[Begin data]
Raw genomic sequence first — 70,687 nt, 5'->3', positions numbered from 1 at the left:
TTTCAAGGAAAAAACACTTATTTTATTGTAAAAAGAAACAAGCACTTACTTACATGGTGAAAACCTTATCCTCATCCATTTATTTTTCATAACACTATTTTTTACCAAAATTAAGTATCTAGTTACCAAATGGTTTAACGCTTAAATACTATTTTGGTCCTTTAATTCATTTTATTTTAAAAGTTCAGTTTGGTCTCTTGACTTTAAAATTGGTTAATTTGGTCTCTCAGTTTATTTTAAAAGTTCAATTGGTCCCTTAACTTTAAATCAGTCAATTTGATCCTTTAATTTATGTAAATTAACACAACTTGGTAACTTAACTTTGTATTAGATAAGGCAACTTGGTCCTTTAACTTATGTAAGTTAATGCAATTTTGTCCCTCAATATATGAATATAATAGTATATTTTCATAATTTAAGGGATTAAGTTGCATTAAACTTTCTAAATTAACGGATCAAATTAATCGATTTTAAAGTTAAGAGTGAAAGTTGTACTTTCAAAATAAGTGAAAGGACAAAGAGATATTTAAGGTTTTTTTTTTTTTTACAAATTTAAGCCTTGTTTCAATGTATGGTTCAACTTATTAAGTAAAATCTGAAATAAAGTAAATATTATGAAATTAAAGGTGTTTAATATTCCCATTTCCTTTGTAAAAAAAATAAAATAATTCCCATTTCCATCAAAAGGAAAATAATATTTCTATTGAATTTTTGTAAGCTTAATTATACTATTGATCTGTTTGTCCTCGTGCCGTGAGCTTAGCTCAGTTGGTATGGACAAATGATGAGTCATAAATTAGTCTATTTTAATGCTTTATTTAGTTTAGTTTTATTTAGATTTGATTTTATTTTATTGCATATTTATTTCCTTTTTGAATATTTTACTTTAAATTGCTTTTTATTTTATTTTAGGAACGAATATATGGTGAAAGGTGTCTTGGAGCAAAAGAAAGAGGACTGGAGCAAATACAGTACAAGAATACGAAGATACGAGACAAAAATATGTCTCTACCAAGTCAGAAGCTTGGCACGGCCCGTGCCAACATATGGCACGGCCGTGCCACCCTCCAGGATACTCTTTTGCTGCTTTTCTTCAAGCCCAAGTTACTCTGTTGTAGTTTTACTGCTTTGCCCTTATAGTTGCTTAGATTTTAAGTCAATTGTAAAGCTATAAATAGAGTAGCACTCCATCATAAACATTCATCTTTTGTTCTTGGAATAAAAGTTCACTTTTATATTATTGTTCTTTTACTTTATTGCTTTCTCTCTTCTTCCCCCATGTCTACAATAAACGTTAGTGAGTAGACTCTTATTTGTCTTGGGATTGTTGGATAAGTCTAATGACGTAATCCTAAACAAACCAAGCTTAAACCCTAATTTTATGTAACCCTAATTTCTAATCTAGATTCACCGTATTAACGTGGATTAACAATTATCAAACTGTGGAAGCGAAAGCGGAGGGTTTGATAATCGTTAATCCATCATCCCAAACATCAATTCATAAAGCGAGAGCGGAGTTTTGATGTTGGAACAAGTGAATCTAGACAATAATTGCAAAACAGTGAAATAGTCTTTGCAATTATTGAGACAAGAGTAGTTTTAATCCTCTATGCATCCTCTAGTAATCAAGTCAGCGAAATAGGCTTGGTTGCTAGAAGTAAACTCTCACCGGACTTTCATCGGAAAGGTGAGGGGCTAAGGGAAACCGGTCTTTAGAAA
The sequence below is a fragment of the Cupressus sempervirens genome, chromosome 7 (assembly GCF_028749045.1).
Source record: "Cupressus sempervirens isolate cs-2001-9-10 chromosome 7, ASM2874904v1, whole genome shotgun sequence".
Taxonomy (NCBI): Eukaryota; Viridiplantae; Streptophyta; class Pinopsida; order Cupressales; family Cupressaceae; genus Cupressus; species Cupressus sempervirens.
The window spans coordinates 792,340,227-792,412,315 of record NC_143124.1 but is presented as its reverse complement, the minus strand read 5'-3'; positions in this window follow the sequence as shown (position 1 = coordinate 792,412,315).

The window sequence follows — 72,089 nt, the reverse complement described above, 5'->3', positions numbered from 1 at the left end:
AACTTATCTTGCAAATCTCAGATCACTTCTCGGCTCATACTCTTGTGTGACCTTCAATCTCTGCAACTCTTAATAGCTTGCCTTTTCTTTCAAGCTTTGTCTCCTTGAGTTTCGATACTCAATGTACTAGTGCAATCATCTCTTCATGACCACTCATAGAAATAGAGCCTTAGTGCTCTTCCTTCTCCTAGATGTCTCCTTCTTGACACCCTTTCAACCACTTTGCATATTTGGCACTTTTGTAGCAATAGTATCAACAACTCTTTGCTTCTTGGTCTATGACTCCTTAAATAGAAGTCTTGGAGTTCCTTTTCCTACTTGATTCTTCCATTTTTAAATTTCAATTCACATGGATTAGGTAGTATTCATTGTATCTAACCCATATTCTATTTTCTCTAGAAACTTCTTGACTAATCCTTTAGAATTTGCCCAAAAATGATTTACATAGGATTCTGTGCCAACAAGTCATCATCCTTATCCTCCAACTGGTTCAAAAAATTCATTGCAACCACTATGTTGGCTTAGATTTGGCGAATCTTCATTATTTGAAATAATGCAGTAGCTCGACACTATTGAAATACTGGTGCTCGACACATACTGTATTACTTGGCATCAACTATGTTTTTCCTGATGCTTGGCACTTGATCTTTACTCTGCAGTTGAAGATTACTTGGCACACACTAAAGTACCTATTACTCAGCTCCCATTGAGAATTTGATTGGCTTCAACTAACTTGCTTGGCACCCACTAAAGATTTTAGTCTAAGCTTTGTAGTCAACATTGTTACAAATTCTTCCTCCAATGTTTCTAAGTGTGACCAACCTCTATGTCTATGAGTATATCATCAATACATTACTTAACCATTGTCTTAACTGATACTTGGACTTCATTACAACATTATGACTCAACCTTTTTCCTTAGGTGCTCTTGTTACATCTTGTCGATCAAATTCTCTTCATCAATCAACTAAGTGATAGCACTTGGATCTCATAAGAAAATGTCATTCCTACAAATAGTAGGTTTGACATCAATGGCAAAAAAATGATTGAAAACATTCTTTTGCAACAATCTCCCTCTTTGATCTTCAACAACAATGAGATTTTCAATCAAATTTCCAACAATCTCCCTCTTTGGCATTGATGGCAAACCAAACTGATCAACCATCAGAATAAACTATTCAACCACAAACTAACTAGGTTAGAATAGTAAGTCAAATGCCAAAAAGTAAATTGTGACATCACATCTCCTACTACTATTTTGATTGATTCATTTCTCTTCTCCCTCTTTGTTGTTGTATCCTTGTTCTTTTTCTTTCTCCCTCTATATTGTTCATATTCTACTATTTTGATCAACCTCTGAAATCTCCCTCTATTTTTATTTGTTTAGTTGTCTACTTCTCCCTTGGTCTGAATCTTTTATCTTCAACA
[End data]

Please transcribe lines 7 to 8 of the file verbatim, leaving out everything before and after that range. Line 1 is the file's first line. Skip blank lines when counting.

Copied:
The window sequence follows — 72,089 nt, the reverse complement described above, 5'->3', positions numbered from 1 at the left end:
AACTTATCTTGCAAATCTCAGATCACTTCTCGGCTCATACTCTTGTGTGACCTTCAATCTCTGCAACTCTTAATAGCTTGCCTTTTCTTTCAAGCTTTGTCTCCTTGAGTTTCGATACTCAATGTACTAGTGCAATCATCTCTTCATGACCACTCATAGAAATAGAGCCTTAGTGCTCTTCCTTCTCCTAGATGTCTCCTTCTTGACACCCTTTCAACCACTTTGCATATTTGGCACTTTTGTAGCAATAGTATCAACAACTCTTTGCTTCTTGGTCTATGACTCCTTAAATAGAAGTCTTGGAGTTCCTTTTCCTACTTGATTCTTCCATTTTTAAATTTCAATTCACATGGATTAGGTAGTATTCATTGTATCTAACCCATATTCTATTTTCTCTAGAAACTTCTTGACTAATCCTTTAGAATTTGCCCAAAAATGATTTACATAGGATTCTGTGCCAACAAGTCATCATCCTTATCCTCCAACTGGTTCAAAAAATTCATTGCAACCACTATGTTGGCTTAGATTTGGCGAATCTTCATTATTTGAAATAATGCAGTAGCTCGACACTATTGAAATACTGGTGCTCGACACATACTGTATTACTTGGCATCAACTATGTTTTTCCTGATGCTTGGCACTTGATCTTTACTCTGCAGTTGAAGATTACTTGGCACACACTAAAGTACCTATTACTCAGCTCCCATTGAGAATTTGATTGGCTTCAACTAACTTGCTTGGCACCCACTAAAGATTTTAGTCTAAGCTTTGTAGTCAACATTGTTACAAATTCTTCCTCCAATGTTTCTAAGTGTGACCAACCTCTATGTCTATGAGTATATCATCAATACATTACTTAACCATTGTCTTAACTGATACTTGGACTTCATTACAACATTATGACTCAACCTTTTTCCTTAGGTGCTCTTGTTACATCTTGTCGATCAAATTCTCTTCATCAATCAACTAAGTGATAGCACTTGGATCTCATAAGAAAATGTCATTCCTACAAATAGTAGGTTTGACATCAATGGCAAAAAAATGATTGAAAACATTCTTTTGCAACAATCTCCCTCTTTGATCTTCAACAACAATGAGATTTTCAATCAAATTTCCAACAATCTCCCTCTTTGGCATTGATGGCAAACCAAACTGATCAACCATCAGAATAAACTATTCAACCACAAACTAACTAGGTTAGAATAGTAAGTCAAATGCCAAAAAGTAAATTGTGACATCACATCTCCTACTACTATTTTGATTGATTCATTTCTCTTCTCCCTCTTTGTTGTTGTATCCTTGTTCTTTTTCTTTCTCCCTCTATATTGTTCATATTCTACTATTTTGATCAACCTCTGAAATCTCCCTCTATTTTTATTTGTTTAGTTGTCTACTTCTCCCTTGGTCTGAATCTTTTATCTTCAACA